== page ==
A couple of days later, he casually suggested that we drive to Brisbane so he could celebrate his birthday with Wanda and her family. I knew it would be an impossibility for me to once again put on a happy face and act as if nothing was wrong in front of his family so I suggested that he went ahead and take the kids with him so I could have some alone time. He agreed and left the day before his birthday, with the kids in tow. I invited Bev over for a cuppa so I could cry on her shoulders. Within minutes of sitting down with our coffee, the doorbell rang to reveal a delivery man with a floral arrangement for me. It was from Rick – a guy who never believed in sending flowers for no reason at all and insisted that husbands who send flowers to their wives outside of birthdays and anniversaries only did so because they’re guilty of having affairs! I think that was the straw that broke the camel’s back – I burst out sobbing uncontrollably and dear Bev quickly hugged me like a big sister that I don’t have. I poured my heart out to her and told her that I had to leave before Rick’s return. I rang Wayne up and told him that the marriage was over and that I would be coming down on the first available flight out of Brisbane if he would have me… Calmly, he told me that he would be waiting. With that assurance, I hastily packed a few of my belongings into a suitcase and threw it into Bev’s car. I rang Rick up at his sister’s place and told him that I was leaving for Melbourne. Surprisingly enough, he didn’t sound perturbed and merely asked if I got the flowers! She then drove me to the bank where I withdrew enough cash for a plane ticket and from there it was straight to the airport to catch the next flight to Melbourne. Bev and I clung to each other and with tears in our eyes, she wished me luck and we said goodbye.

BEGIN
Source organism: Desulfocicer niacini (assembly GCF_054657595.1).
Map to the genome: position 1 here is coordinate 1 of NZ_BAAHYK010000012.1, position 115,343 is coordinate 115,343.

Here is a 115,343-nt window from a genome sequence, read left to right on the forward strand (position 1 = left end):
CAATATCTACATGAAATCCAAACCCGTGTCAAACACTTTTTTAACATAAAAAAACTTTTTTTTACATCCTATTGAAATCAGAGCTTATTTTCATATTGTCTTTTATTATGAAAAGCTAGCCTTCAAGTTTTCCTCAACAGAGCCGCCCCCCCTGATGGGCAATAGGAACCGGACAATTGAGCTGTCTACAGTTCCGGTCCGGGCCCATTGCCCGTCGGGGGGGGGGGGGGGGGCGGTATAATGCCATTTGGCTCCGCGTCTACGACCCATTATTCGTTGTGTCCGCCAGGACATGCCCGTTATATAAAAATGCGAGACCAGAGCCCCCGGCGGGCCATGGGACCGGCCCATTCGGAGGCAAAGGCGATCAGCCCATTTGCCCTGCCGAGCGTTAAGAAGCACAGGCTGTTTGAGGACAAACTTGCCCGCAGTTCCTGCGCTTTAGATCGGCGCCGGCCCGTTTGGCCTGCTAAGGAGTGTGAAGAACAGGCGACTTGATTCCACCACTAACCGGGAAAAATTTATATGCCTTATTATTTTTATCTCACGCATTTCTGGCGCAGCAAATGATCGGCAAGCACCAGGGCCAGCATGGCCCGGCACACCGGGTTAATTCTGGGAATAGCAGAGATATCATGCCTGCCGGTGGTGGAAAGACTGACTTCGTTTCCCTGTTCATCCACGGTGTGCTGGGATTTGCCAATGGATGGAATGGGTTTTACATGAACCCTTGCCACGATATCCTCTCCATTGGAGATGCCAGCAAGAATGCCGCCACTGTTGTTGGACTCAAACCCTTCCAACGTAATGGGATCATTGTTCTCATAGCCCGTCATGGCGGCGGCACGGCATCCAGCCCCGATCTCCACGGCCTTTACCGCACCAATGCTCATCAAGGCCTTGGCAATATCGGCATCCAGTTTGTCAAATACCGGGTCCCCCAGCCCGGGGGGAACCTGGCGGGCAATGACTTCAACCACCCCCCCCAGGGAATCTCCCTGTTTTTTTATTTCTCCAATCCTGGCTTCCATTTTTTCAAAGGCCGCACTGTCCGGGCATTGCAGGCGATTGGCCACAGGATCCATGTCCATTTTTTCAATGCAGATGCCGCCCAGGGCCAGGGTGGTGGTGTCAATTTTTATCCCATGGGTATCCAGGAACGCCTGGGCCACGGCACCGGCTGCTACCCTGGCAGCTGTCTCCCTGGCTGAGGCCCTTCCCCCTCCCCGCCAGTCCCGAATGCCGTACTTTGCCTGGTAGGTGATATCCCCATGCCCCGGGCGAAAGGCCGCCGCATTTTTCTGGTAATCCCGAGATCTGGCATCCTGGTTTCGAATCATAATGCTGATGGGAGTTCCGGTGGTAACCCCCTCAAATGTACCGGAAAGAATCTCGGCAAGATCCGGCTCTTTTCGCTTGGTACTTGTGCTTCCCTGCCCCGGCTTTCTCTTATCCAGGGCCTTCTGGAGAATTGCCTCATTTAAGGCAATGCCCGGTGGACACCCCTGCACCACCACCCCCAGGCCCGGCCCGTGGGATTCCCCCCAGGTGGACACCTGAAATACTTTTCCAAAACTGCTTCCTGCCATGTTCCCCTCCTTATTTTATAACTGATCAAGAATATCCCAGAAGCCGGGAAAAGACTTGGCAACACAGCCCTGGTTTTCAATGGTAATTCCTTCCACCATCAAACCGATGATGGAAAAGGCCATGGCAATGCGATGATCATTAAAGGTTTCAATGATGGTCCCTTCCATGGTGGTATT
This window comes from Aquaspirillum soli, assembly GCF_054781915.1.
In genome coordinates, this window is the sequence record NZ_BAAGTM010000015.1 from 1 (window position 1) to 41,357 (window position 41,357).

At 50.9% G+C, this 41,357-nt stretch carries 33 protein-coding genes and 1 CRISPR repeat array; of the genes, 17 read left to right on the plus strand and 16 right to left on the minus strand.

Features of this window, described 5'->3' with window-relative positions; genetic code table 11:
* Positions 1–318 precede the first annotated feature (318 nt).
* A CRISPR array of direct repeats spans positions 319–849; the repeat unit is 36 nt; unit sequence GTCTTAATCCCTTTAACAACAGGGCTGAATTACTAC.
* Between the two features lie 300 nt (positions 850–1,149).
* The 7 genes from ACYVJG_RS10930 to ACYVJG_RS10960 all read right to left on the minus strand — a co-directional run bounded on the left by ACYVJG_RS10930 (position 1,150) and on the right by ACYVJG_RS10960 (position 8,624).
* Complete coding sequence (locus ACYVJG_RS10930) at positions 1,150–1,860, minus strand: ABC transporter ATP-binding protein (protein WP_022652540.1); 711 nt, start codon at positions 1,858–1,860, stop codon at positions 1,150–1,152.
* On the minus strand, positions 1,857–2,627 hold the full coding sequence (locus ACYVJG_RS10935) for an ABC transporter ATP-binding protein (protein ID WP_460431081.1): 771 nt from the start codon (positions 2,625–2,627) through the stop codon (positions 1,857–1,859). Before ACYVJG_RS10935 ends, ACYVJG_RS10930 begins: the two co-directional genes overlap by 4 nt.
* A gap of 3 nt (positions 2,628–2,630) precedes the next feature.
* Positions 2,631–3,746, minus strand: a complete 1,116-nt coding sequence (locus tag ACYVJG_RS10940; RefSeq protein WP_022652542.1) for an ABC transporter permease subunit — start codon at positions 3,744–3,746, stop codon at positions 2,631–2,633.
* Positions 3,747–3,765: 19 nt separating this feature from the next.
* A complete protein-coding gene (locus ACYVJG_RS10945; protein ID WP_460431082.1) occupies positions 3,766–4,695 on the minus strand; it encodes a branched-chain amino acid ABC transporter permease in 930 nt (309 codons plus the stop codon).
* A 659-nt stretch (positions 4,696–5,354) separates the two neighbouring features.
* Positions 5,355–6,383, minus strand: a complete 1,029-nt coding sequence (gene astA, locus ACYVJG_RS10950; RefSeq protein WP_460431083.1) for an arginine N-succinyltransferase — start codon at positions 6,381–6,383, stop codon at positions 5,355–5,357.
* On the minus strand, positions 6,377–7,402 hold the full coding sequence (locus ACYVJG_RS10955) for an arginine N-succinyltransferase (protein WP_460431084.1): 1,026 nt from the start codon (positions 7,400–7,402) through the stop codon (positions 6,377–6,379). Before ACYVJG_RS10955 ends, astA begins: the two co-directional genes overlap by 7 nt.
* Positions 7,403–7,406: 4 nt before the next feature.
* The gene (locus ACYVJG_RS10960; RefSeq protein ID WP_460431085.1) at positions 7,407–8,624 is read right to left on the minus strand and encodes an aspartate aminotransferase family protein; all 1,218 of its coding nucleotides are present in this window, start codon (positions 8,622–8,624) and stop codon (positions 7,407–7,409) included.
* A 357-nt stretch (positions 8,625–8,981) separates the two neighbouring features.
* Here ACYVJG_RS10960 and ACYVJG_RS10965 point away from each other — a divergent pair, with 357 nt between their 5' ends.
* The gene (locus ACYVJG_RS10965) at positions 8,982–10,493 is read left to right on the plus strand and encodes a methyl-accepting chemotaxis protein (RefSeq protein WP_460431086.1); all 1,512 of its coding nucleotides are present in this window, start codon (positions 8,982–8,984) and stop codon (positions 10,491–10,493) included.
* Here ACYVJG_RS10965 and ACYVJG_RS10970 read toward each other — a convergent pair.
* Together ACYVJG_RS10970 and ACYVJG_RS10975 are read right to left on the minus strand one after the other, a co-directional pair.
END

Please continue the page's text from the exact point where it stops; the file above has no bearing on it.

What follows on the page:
A man of his word, Wayne was waiting for me when I arrived and we went straight to his apartment where he tried to calm me down with a couple of stiff drinks. No questions were asked, he just held me tight until my trembling stopped and he put me to bed like a child. I finally succumbed to a disturbed sleep and was told that I kept waking up crying during the night. The next morning, we sat down and began discussing the next step that I should take. I rang Rick the following day to tell him that I was with Wayne and they spoke briefly with Wayne assuring Rick that he would take good care of me. I then spoke to my children and explained that I would be away for awhile and would be back when I was more settled. Rick was gracious enough to give me $50 allowance a week and told me that his mum would mind the kids when he returned to work. At the time, while waiting for a proper job in the aviation industry, Wayne was working with a crew that was busy with the restoration of an old Hercules aeroplane at Laverton RAAF Base. He insisted on taking me along to be his gofer just so I wouldn’t have time to mope around while he was at work. Gradually, I began to see a glimmer of light at the end of my dark tunnel. The guys made me feel right at home and I was more than happy to be the drinks lady when I wasn’t gofering in the plane. We continued with this relaxed lifestyle for about 6 weeks until the job was completed. I was to stay on my own for a few days while Wayne joined the crew to ferry the Hercules to France. On the morning of their departure, not long after Wayne left, I received a phone call from Air Niugini to inform Wayne that his application for the post of a Flight Engineer Officer with the airlines was successful and he was to report a.s.a.p. for further instructions. I managed to get through to the Richmond RAAF Base and left an urgent message for Wayne to return my call when the Hercules aircraft lands for a check enroute to France. After hearing the good news, he hastily passed on the ferrying job to a mate of his and got on the first commercial flight back to Melbourne. Thus began the mad rush to pack everything up and clean the apartment before driving back to Queensland in preparation for Wayne to move to Port Moresby to start on his new job. We both felt a mixture of joy and sorrow – joy at the prospect of a better job and therefore a better future, sorrow that we would soon be apart again. After his departure to New Guinea, I headed back home to Kawana Waters, resolving to sort out my life once and for all.